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PLoS One. 2012;7(9):e45126. doi: 10.1371/journal.pone.0045126. Epub 2012 Sep 25.

Mental quality of life is related to a cytokine genetic pathway.

Author information

1
Department of Medical Psychology, Academic Medical Center, Amsterdam, The Netherlands.

Abstract

BACKGROUND:

Quality of life (QoL) in patients with chronic disease is impaired and cannot be solely explained by disease severity. We explored whether genetic variability and activity contributes to QoL in patients with Marfan syndrome (MFS), a genetic connective tissue disorder.

METHODOLOGY/PRINCIPAL FINDINGS:

In 121 MFS patients, patient characteristics (i.e. demographics and MFS-related symptoms) were assessed. Patients completed the SF-36 to measure QoL. In addition, transcriptome wide gene expression and 484 Single Nucleotide Polymorphysms (SNPs) in cytokine genes were available. QoL was first analyzed and associated with patient characteristics. Patients' physical QoL was impaired and weakly related with age and scoliosis, whereas mental quality of life (MCS) was normal. To explain a largely lacking correlation between disease severity and QoL, we related genome wide gene expression to QoL. Patients with lower MCS scores had high expression levels of CXCL9 and CXCL11 cytokine-related genes (p=0.001; p=0.002); similarly, patients with low vitality scores had high expression levels of CXCL9, CXCL11 and IFNA6 cytokine-related genes (p=0.02; p=0.02; p=0.04), independent of patient characteristics. Subsequently, we associated cytokine related SNPs to mental QoL (MCS and vitality). SNP-cluster in the IL4R gene showed a weak association with MCS and vitality (strongest association p=0.0017). Although overall mental QoL was normal, >10% of patients had low scores for MCS and vitality. Post-hoc analysis of systemic inflammatory mediators showed that patients with lowest MCS and vitality scores had high levels of CCL11 cytokine (p=0.03; p=0.04).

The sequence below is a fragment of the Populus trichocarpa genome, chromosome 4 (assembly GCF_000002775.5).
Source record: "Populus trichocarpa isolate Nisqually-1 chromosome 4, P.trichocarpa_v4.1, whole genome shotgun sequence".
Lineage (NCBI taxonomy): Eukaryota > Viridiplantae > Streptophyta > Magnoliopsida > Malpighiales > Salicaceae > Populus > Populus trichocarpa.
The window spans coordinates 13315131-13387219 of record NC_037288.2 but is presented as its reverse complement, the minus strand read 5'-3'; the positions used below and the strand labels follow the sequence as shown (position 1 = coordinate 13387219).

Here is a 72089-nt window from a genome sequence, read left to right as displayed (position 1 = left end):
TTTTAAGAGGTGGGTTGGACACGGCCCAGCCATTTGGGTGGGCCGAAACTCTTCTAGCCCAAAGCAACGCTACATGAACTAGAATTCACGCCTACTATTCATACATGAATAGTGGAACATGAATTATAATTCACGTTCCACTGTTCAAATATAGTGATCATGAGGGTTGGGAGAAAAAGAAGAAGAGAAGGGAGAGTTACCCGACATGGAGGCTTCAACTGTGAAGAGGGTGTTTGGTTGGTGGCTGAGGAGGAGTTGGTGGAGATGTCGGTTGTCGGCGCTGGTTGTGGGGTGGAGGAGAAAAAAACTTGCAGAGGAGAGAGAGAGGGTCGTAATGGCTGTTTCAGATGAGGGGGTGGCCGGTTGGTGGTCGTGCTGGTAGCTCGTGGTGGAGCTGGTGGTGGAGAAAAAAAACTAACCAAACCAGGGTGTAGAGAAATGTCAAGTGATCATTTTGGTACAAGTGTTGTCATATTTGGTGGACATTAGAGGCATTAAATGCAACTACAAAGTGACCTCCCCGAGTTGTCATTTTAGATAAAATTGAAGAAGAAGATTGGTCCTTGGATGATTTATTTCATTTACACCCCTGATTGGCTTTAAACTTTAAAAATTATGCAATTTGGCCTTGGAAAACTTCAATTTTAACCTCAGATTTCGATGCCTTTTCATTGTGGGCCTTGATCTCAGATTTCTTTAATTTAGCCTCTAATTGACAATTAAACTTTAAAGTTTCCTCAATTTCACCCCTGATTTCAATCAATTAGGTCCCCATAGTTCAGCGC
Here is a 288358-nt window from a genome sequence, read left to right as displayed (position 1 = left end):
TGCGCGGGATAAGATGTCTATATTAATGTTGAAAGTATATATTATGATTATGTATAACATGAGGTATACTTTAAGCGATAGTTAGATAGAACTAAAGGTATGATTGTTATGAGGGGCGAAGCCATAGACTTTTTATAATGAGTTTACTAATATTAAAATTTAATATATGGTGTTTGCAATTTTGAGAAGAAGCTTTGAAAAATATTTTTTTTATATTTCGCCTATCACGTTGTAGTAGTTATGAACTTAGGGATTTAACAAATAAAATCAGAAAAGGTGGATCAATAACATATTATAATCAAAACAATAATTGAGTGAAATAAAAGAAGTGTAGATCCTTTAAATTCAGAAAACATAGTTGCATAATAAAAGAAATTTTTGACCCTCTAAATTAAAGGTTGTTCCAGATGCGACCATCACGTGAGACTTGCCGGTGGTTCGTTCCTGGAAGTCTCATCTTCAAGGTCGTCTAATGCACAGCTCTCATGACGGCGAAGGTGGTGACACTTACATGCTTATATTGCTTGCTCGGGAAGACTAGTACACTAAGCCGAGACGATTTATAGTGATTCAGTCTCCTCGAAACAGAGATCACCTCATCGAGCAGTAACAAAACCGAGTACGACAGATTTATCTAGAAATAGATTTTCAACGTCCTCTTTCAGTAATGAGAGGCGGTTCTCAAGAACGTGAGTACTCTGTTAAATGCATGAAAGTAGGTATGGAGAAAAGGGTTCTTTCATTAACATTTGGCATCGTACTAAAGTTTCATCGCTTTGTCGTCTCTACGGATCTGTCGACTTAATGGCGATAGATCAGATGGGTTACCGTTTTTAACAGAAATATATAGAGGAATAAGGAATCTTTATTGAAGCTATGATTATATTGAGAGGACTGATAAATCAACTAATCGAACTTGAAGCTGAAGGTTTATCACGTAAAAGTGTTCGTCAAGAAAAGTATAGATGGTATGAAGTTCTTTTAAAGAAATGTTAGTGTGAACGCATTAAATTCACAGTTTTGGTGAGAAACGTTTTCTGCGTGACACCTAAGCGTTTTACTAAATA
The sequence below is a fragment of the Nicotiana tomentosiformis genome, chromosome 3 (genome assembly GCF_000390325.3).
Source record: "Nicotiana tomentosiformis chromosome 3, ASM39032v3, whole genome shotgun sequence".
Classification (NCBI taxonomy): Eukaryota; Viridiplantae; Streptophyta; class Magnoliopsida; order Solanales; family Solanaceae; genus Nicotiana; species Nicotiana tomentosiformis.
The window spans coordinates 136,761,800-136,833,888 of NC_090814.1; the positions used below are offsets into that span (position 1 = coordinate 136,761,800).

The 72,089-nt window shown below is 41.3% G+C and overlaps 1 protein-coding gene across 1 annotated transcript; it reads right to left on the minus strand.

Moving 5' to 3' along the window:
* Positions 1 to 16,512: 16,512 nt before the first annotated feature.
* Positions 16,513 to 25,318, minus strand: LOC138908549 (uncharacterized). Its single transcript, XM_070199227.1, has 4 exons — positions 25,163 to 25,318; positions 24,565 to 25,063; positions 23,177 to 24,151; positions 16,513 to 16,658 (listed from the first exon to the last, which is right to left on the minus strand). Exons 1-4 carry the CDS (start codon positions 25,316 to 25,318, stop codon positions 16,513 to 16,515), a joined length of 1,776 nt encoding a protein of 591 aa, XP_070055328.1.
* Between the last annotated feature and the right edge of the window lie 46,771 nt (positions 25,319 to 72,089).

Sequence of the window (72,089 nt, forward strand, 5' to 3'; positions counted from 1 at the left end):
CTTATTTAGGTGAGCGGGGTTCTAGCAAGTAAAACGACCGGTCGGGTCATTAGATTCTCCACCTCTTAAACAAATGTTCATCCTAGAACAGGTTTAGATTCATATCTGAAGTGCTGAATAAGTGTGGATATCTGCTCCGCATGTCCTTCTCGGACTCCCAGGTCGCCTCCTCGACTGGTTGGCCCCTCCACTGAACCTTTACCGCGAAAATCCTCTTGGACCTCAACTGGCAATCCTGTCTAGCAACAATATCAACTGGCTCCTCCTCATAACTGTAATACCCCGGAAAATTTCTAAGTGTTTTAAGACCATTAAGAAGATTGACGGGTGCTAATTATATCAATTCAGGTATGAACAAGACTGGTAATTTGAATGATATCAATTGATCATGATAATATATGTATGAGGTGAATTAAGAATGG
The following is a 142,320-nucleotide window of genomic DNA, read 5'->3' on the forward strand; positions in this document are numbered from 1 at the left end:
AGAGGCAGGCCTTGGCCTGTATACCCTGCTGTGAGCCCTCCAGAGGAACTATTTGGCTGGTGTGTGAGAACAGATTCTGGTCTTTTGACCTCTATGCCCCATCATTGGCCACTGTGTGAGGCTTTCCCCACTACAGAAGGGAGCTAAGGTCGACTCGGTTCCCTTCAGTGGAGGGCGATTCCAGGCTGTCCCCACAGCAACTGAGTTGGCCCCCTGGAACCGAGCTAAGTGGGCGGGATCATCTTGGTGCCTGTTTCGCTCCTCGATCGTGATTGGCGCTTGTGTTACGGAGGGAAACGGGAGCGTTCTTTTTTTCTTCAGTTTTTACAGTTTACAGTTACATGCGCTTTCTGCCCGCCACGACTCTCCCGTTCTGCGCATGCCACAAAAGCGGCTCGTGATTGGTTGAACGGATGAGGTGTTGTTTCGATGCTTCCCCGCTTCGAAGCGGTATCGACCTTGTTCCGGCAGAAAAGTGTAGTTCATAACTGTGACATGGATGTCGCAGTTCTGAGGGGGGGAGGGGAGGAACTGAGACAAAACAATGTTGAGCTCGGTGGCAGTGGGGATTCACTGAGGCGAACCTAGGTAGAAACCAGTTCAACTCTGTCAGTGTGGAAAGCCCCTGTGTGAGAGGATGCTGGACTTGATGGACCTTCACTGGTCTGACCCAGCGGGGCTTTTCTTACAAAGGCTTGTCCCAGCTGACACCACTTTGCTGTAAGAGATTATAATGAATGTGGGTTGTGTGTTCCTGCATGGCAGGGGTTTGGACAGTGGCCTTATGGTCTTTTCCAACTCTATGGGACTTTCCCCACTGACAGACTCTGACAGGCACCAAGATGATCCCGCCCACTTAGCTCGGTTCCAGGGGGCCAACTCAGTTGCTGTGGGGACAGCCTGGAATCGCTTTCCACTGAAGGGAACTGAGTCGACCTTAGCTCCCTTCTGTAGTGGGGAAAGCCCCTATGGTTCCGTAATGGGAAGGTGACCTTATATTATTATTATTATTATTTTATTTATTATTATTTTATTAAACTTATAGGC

CONCLUSIONS/SIGNIFICANCE:

Variation in the cytokine genetic pathway and its activation is related to mental QoL. These findings might allow us to identify and, ultimately, treat patients susceptible to poor QoL.

PMID:
23049769
PMCID:
PMC3458023
DOI:
10.1371/journal.pone.0045126
[Indexed for MEDLINE]
Free PMC Article

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